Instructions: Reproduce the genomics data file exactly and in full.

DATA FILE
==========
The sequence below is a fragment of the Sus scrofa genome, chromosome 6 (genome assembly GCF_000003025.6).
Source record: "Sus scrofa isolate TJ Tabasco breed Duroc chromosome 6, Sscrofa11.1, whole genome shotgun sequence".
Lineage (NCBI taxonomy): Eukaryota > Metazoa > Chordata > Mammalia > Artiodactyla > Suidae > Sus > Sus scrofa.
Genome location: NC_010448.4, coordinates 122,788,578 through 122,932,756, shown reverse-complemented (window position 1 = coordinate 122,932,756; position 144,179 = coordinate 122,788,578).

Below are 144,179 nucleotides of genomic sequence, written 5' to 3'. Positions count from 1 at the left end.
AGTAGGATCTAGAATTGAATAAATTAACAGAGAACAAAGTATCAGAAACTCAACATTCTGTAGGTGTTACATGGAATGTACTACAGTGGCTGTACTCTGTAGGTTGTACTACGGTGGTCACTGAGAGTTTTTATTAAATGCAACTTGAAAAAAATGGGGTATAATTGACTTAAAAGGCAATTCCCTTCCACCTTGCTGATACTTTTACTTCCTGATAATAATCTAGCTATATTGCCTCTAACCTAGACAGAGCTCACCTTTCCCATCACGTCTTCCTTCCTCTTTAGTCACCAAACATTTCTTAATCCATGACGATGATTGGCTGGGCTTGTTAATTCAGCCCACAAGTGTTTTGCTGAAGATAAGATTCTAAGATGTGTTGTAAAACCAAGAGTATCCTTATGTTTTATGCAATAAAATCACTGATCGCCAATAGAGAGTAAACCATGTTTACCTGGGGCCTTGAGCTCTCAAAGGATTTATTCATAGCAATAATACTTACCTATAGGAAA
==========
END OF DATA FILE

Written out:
The sequence below is a fragment of the Sus scrofa genome, chromosome 6 (genome assembly GCF_000003025.6).
Source record: "Sus scrofa isolate TJ Tabasco breed Duroc chromosome 6, Sscrofa11.1, whole genome shotgun sequence".
Lineage (NCBI taxonomy): Eukaryota > Metazoa > Chordata > Mammalia > Artiodactyla > Suidae > Sus > Sus scrofa.
Genome location: NC_010448.4, coordinates 122,788,578 through 122,932,756, shown reverse-complemented (window position 1 = coordinate 122,932,756; position 144,179 = coordinate 122,788,578).

Below are 144,179 nucleotides of genomic sequence, written 5' to 3'. Positions count from 1 at the left end.
AGTAGGATCTAGAATTGAATAAATTAACAGAGAACAAAGTATCAGAAACTCAACATTCTGTAGGTGTTACATGGAATGTACTACAGTGGCTGTACTCTGTAGGTTGTACTACGGTGGTCACTGAGAGTTTTTATTAAATGCAACTTGAAAAAAATGGGGTATAATTGACTTAAAAGGCAATTCCCTTCCACCTTGCTGATACTTTTACTTCCTGATAATAATCTAGCTATATTGCCTCTAACCTAGACAGAGCTCACCTTTCCCATCACGTCTTCCTTCCTCTTTAGTCACCAAACATTTCTTAATCCATGACGATGATTGGCTGGGCTTGTTAATTCAGCCCACAAGTGTTTTGCTGAAGATAAGATTCTAAGATGTGTTGTAAAACCAAGAGTATCCTTATGTTTTATGCAATAAAATCACTGATCGCCAATAGAGAGTAAACCATGTTTACCTGGGGCCTTGAGCTCTCAAAGGATTTATTCATAGCAATAATACTTACCTATAGGAAA